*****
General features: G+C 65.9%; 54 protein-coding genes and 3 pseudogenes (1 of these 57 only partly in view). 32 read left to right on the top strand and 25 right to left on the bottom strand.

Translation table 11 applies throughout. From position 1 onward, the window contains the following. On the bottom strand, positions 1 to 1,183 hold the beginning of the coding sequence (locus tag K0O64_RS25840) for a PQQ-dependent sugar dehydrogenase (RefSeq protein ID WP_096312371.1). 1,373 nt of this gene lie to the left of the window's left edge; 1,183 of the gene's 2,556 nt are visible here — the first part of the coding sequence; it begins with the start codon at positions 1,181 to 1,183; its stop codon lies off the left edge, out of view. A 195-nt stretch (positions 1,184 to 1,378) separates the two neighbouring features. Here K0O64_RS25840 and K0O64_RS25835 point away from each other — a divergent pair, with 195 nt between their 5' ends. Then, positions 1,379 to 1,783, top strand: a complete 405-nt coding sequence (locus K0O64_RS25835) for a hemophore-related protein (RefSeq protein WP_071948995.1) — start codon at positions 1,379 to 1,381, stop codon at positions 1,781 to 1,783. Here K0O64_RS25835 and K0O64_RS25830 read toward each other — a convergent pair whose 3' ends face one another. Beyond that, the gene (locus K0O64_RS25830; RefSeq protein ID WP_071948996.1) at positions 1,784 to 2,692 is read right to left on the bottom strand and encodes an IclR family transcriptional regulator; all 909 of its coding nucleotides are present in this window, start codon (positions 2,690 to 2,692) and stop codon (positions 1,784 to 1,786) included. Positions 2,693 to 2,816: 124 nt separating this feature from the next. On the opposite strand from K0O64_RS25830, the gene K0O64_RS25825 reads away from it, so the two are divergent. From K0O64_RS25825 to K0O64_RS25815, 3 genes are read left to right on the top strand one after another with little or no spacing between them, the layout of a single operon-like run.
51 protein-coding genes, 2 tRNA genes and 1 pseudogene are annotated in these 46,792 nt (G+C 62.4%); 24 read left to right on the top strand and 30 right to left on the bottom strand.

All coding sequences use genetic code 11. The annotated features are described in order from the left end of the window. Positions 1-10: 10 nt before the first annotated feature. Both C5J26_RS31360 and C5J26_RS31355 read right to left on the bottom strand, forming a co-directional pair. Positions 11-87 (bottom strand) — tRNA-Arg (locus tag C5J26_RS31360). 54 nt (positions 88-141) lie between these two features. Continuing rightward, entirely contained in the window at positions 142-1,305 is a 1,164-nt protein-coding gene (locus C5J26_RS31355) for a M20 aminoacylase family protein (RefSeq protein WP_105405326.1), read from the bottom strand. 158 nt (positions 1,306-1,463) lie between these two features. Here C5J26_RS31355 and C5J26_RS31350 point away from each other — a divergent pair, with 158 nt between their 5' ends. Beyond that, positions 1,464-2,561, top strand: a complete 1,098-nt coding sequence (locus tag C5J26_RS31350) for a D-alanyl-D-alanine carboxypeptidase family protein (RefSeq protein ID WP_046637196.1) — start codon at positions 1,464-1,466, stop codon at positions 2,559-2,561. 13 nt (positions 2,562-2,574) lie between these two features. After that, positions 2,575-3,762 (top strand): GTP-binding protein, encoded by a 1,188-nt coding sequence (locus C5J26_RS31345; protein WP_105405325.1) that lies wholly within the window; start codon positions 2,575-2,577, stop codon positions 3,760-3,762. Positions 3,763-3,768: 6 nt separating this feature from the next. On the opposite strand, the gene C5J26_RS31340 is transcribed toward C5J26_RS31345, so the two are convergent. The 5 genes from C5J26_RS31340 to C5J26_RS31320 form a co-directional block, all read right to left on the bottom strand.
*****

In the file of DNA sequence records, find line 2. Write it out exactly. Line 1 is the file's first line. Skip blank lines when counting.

Translation table 11 applies throughout. From position 1 onward, the window contains the following. On the bottom strand, positions 1 to 1,183 hold the beginning of the coding sequence (locus tag K0O64_RS25840) for a PQQ-dependent sugar dehydrogenase (RefSeq protein ID WP_096312371.1). 1,373 nt of this gene lie to the left of the window's left edge; 1,183 of the gene's 2,556 nt are visible here — the first part of the coding sequence; it begins with the start codon at positions 1,181 to 1,183; its stop codon lies off the left edge, out of view. A 195-nt stretch (positions 1,184 to 1,378) separates the two neighbouring features. Here K0O64_RS25840 and K0O64_RS25835 point away from each other — a divergent pair, with 195 nt between their 5' ends. Then, positions 1,379 to 1,783, top strand: a complete 405-nt coding sequence (locus K0O64_RS25835) for a hemophore-related protein (RefSeq protein WP_071948995.1) — start codon at positions 1,379 to 1,381, stop codon at positions 1,781 to 1,783. Here K0O64_RS25835 and K0O64_RS25830 read toward each other — a convergent pair whose 3' ends face one another. Beyond that, the gene (locus K0O64_RS25830; RefSeq protein ID WP_071948996.1) at positions 1,784 to 2,692 is read right to left on the bottom strand and encodes an IclR family transcriptional regulator; all 909 of its coding nucleotides are present in this window, start codon (positions 2,690 to 2,692) and stop codon (positions 1,784 to 1,786) included. Positions 2,693 to 2,816: 124 nt separating this feature from the next. On the opposite strand from K0O64_RS25830, the gene K0O64_RS25825 reads away from it, so the two are divergent. From K0O64_RS25825 to K0O64_RS25815, 3 genes are read left to right on the top strand one after another with little or no spacing between them, the layout of a single operon-like run.